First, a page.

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When will the penny drop about #cystitis #pills?

For some reason, we long assumed that #bacteria in the extra-systemic, #urinary cavity are subject to the same conditions as in other tissue infections, but they aren’t. #Antibiotics get to other tissue infections via blood whereas #cystitis #pathogens encounter antibiotics in #urine.

That’s a big difference, first of all, blood pH range is narrow, so an antibiotic’s MIC (minimum inhibitory concentration) is predictable there. The urinary pH range is very wide. Antibiotic MIC in urine varies with pH because pH influences its solubility and ionisation.

Secondly, the urine pool, especially if it is big, can dilute the entering antibiotic’s concentration enormously. #Bladders can be big urine reservoirs.

Thirdly, the antibiotic drip-feed into that pool is rate limited, so build up to urinary MIC can take many hours into days.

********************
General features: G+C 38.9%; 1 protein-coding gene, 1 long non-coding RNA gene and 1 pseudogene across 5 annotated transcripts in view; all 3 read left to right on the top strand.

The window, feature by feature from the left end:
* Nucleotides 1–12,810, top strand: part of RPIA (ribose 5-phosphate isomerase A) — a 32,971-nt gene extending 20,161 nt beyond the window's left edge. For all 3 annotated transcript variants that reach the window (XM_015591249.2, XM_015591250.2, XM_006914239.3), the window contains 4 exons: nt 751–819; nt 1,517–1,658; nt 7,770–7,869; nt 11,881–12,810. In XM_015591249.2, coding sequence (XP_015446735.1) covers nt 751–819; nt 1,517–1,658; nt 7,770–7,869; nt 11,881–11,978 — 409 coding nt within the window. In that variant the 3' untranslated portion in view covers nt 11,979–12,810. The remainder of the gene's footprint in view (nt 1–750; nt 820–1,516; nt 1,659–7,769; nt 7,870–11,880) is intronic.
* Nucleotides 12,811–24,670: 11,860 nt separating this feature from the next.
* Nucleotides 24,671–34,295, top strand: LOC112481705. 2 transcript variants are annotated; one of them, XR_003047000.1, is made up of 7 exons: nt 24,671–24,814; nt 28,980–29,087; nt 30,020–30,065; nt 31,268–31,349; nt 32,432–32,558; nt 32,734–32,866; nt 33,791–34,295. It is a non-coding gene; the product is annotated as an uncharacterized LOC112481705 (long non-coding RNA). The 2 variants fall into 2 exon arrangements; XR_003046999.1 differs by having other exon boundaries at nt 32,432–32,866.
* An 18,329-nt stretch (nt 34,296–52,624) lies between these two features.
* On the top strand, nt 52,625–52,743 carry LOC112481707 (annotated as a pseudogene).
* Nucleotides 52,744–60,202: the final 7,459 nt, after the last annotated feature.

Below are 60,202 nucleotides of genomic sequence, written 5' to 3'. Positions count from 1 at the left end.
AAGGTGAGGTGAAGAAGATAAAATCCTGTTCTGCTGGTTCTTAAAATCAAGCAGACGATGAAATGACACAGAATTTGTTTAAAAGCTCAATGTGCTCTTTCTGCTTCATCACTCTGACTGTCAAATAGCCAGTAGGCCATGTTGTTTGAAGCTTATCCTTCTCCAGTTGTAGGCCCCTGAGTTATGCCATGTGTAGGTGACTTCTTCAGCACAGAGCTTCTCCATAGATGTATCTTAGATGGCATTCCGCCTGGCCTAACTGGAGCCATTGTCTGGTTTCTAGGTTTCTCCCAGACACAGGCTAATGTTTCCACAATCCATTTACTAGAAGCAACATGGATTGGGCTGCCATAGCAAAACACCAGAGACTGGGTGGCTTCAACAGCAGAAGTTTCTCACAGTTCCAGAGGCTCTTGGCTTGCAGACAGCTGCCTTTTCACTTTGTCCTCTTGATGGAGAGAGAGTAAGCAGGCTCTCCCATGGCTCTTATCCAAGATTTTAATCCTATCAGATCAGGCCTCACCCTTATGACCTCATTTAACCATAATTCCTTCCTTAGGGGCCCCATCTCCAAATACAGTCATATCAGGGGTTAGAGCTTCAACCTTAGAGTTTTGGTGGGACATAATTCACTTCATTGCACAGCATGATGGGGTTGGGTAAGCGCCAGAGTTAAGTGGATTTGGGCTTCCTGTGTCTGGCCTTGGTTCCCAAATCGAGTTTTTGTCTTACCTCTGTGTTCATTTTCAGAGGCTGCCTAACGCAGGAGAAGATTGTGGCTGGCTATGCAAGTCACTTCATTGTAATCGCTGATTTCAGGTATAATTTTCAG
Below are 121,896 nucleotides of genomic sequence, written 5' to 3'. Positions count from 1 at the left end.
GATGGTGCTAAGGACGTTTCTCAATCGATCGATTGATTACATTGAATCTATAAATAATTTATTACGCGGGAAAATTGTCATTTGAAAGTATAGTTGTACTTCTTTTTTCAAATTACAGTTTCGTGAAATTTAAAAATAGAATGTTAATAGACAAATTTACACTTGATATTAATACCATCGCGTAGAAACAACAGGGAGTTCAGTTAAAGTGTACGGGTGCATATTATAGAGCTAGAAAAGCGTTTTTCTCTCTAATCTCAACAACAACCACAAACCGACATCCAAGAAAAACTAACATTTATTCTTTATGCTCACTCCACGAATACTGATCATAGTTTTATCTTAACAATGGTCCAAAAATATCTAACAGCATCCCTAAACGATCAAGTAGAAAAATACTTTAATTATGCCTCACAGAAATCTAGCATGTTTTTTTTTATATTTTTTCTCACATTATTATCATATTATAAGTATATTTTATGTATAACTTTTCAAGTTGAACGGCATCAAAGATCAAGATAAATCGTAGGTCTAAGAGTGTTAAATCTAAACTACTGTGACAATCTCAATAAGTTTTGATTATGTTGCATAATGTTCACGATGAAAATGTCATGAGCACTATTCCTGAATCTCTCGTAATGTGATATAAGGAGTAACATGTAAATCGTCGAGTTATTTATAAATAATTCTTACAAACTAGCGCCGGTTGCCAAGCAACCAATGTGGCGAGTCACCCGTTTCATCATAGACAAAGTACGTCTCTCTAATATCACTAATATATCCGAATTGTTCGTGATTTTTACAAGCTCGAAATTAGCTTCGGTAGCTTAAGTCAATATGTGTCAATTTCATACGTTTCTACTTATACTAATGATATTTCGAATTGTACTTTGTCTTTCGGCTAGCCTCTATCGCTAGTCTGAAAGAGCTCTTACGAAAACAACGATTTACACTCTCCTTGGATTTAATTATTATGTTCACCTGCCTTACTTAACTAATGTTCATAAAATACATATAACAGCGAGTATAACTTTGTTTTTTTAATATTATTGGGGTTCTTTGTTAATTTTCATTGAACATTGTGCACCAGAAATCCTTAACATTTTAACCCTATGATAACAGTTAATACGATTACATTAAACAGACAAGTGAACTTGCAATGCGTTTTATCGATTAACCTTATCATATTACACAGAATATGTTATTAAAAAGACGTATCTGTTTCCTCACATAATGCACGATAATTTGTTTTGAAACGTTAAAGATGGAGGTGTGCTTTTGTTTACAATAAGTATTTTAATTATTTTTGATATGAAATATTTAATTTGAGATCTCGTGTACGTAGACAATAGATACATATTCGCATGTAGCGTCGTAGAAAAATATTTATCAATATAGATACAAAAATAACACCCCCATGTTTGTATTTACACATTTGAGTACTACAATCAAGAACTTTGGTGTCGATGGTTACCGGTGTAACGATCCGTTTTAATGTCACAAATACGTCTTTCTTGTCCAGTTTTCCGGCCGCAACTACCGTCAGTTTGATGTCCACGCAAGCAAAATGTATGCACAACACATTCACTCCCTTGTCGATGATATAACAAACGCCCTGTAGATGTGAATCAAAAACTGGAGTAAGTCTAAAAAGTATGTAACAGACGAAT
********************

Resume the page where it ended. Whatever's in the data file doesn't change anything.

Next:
All those factors delaying the antibiotic reaching its urinary MIC enable the pathogens to build their defences. Sometimes they do, with results varying from treatment failure to infection recurrence and even AMR. 

Intravesical instillation of a high concentration of a quick acting drug makes more therapeutic sense. That’s why #intravesical #gentamicin continues to gain traction in urology services, even though it remains off-label. Since #oralantibiotic treatments give bacteria time to build their defences, be they biofilms or AMR, we should not be surprised by the deleterious outcomes we’re seeing.

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